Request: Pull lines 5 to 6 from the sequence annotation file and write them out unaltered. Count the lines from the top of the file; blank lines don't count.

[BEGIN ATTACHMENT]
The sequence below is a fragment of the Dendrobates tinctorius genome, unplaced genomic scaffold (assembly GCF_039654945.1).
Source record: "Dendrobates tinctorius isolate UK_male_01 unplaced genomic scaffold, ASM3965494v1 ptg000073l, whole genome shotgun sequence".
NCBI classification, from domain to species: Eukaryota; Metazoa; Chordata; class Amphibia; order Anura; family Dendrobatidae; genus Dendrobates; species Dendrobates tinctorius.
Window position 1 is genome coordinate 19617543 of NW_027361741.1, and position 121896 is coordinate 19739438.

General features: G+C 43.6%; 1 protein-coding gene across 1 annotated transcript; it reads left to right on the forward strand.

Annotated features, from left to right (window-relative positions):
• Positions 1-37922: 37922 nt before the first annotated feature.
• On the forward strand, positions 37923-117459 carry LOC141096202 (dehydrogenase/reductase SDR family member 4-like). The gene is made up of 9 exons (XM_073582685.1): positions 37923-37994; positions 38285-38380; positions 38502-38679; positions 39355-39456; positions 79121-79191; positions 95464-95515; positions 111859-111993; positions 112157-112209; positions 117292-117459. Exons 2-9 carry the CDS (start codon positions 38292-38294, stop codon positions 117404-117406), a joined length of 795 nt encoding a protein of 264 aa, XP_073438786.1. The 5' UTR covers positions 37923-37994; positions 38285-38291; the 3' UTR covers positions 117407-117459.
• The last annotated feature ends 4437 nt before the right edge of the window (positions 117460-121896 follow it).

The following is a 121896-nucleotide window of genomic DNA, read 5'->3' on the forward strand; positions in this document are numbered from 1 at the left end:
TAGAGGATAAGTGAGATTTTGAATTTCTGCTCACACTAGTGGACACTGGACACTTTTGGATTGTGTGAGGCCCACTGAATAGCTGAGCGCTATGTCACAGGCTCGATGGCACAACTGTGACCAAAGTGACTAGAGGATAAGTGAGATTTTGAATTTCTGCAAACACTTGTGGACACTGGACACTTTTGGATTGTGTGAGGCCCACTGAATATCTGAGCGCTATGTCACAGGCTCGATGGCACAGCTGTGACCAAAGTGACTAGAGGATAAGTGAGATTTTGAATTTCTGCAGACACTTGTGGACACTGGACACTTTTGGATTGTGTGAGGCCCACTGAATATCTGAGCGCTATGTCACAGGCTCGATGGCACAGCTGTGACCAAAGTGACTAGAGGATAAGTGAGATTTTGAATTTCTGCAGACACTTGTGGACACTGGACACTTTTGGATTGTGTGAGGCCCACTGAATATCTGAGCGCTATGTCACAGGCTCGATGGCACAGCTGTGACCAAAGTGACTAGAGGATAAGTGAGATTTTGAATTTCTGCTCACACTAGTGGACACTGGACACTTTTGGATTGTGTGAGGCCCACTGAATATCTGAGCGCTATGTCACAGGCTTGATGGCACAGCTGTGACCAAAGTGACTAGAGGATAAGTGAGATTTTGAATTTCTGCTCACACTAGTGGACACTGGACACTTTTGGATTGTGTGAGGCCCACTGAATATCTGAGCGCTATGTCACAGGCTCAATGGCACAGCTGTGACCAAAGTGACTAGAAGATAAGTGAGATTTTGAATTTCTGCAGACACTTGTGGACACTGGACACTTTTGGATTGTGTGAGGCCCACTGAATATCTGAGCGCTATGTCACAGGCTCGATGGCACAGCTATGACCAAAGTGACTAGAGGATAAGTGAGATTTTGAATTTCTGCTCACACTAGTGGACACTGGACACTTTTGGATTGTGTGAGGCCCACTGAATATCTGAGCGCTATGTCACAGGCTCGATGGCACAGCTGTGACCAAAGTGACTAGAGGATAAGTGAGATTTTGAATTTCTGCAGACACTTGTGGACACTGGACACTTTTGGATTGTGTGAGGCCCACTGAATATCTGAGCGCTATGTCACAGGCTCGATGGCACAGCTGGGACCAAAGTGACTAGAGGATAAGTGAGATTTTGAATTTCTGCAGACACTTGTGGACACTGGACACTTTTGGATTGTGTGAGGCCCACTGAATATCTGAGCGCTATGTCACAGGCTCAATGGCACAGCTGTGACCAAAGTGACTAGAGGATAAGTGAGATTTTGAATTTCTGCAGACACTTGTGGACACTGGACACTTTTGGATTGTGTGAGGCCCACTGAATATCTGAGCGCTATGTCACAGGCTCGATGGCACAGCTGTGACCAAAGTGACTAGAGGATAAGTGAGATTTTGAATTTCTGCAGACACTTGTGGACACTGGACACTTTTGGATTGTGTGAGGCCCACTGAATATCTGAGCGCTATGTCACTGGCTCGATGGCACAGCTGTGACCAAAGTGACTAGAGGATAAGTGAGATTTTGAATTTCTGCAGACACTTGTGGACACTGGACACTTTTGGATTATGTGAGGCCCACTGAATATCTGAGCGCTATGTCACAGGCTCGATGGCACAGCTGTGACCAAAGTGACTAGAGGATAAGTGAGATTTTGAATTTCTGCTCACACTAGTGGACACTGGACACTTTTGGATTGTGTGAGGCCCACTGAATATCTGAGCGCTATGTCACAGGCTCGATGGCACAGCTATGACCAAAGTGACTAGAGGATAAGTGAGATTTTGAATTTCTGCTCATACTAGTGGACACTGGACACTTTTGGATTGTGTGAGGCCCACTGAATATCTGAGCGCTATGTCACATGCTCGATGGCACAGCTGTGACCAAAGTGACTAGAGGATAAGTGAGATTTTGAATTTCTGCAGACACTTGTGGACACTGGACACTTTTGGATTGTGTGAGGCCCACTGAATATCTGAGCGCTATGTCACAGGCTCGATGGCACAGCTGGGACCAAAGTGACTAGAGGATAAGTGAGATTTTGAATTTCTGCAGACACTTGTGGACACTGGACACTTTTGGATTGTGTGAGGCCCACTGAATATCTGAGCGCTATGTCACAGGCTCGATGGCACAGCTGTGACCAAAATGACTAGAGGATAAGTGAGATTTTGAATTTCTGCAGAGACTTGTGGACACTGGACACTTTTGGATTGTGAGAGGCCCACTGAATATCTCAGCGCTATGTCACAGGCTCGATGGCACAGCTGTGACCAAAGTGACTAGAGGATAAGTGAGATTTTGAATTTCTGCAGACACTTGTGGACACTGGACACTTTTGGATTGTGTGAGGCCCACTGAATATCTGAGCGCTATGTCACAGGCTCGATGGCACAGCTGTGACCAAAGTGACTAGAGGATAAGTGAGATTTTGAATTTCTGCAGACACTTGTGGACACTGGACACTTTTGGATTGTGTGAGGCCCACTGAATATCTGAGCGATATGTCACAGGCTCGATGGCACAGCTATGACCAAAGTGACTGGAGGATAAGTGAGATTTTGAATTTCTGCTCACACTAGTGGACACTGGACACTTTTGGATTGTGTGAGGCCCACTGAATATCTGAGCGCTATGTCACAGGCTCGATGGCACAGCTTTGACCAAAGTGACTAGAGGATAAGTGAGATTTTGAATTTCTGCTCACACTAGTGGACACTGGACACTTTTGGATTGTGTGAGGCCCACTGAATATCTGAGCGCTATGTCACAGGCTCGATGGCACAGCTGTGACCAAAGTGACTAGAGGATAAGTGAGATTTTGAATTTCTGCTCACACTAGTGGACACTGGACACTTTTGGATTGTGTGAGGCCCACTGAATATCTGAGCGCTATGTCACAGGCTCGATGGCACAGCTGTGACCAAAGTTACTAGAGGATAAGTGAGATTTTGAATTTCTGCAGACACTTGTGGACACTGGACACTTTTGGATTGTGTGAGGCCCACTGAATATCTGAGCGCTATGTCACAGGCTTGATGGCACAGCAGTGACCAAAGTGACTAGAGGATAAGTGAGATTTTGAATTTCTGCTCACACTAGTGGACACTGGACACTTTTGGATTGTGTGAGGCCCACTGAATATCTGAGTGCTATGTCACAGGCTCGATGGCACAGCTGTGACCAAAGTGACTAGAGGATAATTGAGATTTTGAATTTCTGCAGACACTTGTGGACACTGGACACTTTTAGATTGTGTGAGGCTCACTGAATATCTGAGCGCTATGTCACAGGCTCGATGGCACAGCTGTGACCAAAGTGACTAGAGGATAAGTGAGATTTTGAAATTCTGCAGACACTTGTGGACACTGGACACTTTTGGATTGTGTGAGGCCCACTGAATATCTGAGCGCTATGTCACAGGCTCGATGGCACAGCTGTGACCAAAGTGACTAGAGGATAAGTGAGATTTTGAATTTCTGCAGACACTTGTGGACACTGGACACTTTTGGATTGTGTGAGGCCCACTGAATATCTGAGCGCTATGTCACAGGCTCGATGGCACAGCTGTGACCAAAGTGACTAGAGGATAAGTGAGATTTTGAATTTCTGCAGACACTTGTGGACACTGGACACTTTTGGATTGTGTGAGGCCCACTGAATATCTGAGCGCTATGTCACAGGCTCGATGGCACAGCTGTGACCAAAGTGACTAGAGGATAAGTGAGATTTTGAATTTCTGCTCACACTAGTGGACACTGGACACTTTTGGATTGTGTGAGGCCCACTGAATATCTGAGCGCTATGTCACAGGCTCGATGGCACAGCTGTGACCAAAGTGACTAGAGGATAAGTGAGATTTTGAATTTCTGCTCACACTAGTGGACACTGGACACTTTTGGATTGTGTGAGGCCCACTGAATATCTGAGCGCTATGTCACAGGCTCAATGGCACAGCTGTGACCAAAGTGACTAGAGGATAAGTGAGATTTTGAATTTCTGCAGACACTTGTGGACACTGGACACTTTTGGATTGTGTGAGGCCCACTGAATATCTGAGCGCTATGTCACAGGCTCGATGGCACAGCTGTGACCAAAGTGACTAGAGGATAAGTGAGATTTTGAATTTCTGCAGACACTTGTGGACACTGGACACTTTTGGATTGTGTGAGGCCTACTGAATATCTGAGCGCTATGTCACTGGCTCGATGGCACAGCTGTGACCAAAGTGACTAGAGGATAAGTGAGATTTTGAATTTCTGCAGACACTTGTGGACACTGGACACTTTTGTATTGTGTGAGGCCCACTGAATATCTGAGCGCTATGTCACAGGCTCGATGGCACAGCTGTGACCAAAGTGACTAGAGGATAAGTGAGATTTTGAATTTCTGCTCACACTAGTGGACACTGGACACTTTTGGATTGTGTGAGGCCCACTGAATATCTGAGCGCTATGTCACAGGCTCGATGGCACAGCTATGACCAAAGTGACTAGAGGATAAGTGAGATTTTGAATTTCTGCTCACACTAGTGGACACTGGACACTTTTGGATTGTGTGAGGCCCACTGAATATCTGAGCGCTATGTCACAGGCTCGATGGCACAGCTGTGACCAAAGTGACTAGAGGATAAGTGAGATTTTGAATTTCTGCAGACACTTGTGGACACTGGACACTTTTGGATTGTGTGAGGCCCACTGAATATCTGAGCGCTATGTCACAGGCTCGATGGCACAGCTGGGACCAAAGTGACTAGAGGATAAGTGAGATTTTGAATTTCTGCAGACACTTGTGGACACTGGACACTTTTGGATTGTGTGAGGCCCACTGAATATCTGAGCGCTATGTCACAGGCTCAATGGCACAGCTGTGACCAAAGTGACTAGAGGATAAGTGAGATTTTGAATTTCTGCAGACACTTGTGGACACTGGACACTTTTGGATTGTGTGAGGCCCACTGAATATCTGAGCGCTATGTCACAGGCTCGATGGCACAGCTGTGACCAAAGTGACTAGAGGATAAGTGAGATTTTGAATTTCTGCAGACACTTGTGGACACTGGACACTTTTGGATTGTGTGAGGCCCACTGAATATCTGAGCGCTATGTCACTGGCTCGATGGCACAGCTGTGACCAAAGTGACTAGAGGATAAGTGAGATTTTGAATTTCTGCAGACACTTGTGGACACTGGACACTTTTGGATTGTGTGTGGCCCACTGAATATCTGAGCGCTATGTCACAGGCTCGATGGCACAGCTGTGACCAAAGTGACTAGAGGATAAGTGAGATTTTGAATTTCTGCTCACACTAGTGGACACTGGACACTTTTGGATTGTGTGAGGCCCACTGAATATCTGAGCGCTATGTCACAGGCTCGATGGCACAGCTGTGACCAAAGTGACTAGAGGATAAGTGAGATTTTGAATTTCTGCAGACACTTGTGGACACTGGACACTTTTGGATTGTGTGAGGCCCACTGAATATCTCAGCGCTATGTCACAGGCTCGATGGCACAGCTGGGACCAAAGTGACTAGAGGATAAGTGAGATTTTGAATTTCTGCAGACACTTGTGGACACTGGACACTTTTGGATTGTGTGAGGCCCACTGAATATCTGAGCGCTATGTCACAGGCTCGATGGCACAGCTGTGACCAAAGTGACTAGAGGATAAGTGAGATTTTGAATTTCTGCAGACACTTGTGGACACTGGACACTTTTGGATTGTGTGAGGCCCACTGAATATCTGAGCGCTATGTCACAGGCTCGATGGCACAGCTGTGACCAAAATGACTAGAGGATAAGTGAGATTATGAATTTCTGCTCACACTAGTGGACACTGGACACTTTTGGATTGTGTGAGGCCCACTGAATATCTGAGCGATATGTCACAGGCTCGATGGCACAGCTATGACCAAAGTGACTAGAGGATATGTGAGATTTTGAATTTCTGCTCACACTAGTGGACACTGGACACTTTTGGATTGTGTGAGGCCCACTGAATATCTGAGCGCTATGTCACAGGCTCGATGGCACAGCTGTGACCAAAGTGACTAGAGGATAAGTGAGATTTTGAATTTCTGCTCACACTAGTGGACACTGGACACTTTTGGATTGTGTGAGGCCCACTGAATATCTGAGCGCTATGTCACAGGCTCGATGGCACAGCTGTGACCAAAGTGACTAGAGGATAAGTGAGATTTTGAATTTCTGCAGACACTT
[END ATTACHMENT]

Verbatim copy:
General features: G+C 43.6%; 1 protein-coding gene across 1 annotated transcript; it reads left to right on the forward strand.

Annotated features, from left to right (window-relative positions):